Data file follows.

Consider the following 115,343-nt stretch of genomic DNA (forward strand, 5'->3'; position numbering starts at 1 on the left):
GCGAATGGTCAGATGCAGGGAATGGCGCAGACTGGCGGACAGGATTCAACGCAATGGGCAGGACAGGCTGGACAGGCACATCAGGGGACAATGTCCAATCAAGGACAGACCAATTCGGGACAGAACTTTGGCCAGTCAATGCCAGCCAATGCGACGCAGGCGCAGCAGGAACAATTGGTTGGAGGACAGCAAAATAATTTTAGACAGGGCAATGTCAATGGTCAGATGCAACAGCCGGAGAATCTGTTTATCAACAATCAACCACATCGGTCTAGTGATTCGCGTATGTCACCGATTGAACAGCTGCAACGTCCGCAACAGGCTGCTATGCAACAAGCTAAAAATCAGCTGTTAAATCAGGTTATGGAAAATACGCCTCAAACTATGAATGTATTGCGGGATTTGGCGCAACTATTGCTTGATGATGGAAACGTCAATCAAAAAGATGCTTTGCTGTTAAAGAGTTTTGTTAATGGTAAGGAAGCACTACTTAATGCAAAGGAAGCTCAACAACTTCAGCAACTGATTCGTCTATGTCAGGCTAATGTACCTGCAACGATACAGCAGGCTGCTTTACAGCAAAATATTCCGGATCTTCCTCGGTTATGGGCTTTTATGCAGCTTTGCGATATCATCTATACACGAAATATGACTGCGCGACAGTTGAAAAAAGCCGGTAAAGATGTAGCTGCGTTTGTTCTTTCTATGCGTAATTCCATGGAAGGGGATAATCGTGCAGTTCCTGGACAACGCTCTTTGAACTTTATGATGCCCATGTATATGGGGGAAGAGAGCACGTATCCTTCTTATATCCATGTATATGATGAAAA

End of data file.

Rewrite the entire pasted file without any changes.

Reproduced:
Consider the following 115,343-nt stretch of genomic DNA (forward strand, 5'->3'; position numbering starts at 1 on the left):
GCGAATGGTCAGATGCAGGGAATGGCGCAGACTGGCGGACAGGATTCAACGCAATGGGCAGGACAGGCTGGACAGGCACATCAGGGGACAATGTCCAATCAAGGACAGACCAATTCGGGACAGAACTTTGGCCAGTCAATGCCAGCCAATGCGACGCAGGCGCAGCAGGAACAATTGGTTGGAGGACAGCAAAATAATTTTAGACAGGGCAATGTCAATGGTCAGATGCAACAGCCGGAGAATCTGTTTATCAACAATCAACCACATCGGTCTAGTGATTCGCGTATGTCACCGATTGAACAGCTGCAACGTCCGCAACAGGCTGCTATGCAACAAGCTAAAAATCAGCTGTTAAATCAGGTTATGGAAAATACGCCTCAAACTATGAATGTATTGCGGGATTTGGCGCAACTATTGCTTGATGATGGAAACGTCAATCAAAAAGATGCTTTGCTGTTAAAGAGTTTTGTTAATGGTAAGGAAGCACTACTTAATGCAAAGGAAGCTCAACAACTTCAGCAACTGATTCGTCTATGTCAGGCTAATGTACCTGCAACGATACAGCAGGCTGCTTTACAGCAAAATATTCCGGATCTTCCTCGGTTATGGGCTTTTATGCAGCTTTGCGATATCATCTATACACGAAATATGACTGCGCGACAGTTGAAAAAAGCCGGTAAAGATGTAGCTGCGTTTGTTCTTTCTATGCGTAATTCCATGGAAGGGGATAATCGTGCAGTTCCTGGACAACGCTCTTTGAACTTTATGATGCCCATGTATATGGGGGAAGAGAGCACGTATCCTTCTTATATCCATGTATATGATGAAAA